Idahos watersheds are starting out 2013 with good soil moisture and snowpack conditions, the Natural Resources Conservation Service reports.
The NRCS has changed its reference point to determine what is a normal water year. Starting this year, it will use the 30-year period beginning in 1981, making this winter look even better.
This new snowgraph drops five wet years in the 1970s from the calculation and adds eight dry years in the 2000s. This new normal boosts the current snowpack relative to the 30-year normal by 12 percent statewide.
Using this calculation, mountain snowpacks range from 80 percent to 160 percent of normal, Abramovich said. In the Boise Basin, snowpack is at 103 percent of normal. The old calculations would have placed the snow pack at 93 percent, the report said.
Precipitation since October ranges statewide from 100 percent to 150 percent of normal, the agency said after conducting its first snow survey of the season at the end of December and in early January.
Theres more moisture on the way. The National Weather Service issued a weather advisory through 9 a.m. Thursday for Southwest and Central Idaho, and eastern Oregon. A strong cold front was expected to move in Wednesday night and bring rain turning to 1 to 3 inches of snow overnight.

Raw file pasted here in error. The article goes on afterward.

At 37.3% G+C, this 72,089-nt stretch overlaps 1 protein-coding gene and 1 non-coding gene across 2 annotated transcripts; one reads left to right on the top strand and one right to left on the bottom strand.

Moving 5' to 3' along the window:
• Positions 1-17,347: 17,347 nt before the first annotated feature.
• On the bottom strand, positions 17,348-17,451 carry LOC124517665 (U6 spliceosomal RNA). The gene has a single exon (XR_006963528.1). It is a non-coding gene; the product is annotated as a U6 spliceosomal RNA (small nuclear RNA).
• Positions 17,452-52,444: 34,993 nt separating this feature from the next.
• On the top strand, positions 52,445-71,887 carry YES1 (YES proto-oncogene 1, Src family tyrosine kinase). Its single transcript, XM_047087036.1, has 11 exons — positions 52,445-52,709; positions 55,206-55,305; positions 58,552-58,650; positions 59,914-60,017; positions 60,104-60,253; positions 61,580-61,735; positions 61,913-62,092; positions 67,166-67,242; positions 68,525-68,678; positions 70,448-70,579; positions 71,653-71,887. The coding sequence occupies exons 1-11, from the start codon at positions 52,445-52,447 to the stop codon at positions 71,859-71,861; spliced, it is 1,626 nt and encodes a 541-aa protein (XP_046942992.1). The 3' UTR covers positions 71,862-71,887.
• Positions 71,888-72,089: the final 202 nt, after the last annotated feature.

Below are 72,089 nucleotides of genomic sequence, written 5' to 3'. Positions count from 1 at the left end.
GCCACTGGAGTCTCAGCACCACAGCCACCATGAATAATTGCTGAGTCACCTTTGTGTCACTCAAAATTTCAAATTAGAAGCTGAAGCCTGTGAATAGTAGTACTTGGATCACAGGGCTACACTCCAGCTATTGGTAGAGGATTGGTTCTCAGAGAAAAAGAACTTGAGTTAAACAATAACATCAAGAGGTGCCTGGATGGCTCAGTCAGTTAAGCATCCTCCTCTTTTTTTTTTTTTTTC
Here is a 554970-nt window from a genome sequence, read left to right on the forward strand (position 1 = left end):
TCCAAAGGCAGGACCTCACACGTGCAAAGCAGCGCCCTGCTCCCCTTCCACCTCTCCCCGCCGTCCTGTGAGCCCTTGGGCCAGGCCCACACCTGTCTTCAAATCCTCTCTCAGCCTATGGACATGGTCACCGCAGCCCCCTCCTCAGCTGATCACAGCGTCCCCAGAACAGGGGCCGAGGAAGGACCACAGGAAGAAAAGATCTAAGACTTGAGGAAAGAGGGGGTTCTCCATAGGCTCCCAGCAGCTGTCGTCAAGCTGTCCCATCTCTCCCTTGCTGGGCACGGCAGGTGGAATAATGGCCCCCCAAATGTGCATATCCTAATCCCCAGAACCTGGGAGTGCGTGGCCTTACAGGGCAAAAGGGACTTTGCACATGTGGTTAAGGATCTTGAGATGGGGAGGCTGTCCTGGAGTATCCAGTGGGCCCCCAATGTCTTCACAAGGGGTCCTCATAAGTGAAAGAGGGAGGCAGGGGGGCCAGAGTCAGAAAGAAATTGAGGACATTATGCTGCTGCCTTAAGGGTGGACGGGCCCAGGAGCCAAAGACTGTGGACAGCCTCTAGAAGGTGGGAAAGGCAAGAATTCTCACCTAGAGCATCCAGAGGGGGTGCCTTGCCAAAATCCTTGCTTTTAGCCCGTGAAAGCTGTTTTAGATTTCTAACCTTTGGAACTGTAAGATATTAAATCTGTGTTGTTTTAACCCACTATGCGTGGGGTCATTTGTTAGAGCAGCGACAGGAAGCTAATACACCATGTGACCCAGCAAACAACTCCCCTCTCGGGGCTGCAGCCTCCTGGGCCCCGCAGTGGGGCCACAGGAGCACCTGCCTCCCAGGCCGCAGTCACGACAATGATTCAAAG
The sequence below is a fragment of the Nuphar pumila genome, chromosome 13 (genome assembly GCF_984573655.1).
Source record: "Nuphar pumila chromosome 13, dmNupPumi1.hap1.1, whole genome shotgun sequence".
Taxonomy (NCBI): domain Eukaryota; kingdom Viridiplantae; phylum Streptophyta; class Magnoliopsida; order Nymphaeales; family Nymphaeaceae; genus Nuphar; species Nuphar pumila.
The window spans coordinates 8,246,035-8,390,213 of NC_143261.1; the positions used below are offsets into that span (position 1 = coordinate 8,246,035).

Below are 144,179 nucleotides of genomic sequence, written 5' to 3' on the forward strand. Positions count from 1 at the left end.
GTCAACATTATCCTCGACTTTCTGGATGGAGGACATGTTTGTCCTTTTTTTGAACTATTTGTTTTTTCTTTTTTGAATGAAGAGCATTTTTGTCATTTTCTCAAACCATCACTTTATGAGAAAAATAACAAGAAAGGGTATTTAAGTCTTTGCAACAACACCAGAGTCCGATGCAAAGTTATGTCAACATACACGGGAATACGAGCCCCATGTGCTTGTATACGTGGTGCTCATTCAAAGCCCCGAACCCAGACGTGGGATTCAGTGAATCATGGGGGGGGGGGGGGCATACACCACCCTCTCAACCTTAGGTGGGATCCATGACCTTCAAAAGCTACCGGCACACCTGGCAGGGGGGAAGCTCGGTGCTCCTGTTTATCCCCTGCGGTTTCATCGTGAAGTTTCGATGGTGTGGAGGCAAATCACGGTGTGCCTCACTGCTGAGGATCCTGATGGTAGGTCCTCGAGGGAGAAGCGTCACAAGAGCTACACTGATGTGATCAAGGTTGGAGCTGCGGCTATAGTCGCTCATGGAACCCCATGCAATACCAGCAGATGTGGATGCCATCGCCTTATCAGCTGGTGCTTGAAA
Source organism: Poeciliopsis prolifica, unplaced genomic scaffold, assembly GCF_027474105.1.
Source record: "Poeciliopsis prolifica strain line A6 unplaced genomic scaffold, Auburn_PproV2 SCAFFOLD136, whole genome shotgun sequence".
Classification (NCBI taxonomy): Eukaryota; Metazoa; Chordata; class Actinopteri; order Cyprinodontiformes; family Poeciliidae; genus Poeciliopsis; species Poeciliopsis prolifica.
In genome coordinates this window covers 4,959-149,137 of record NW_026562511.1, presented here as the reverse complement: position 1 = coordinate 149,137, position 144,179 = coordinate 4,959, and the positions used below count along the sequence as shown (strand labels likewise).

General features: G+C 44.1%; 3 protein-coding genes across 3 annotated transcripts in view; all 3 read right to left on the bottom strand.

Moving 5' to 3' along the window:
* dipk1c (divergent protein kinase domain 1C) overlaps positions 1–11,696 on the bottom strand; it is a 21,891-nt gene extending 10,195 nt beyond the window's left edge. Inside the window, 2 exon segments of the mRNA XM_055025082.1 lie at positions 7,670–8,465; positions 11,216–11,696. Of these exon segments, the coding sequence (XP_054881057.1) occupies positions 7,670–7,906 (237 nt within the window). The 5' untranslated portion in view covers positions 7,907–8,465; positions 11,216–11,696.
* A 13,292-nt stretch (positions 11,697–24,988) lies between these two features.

Many Idaho reservoirs are near average with the exception of some in Central and southern Idaho.
There is some water in the bank, Ron Abramovich, Idaho NRCS water supply specialist said. Idahos reservoirs should be in good shape this year with some stored water and snow in the high country waiting to melt and fill them up.
Elevation plays the critical role in where the snow falls and accumulates. The higher the mountains, the deeper the snowpack.
For example, Lost River Range and the Pioneer Mountains, which include Idahos highest peaks, have the highest snowpack percentages.
The lowest-elevation watersheds, such as the Weiser and Owyhee basins, have the least amount of snowpack.
Rocky Barker: 377-6484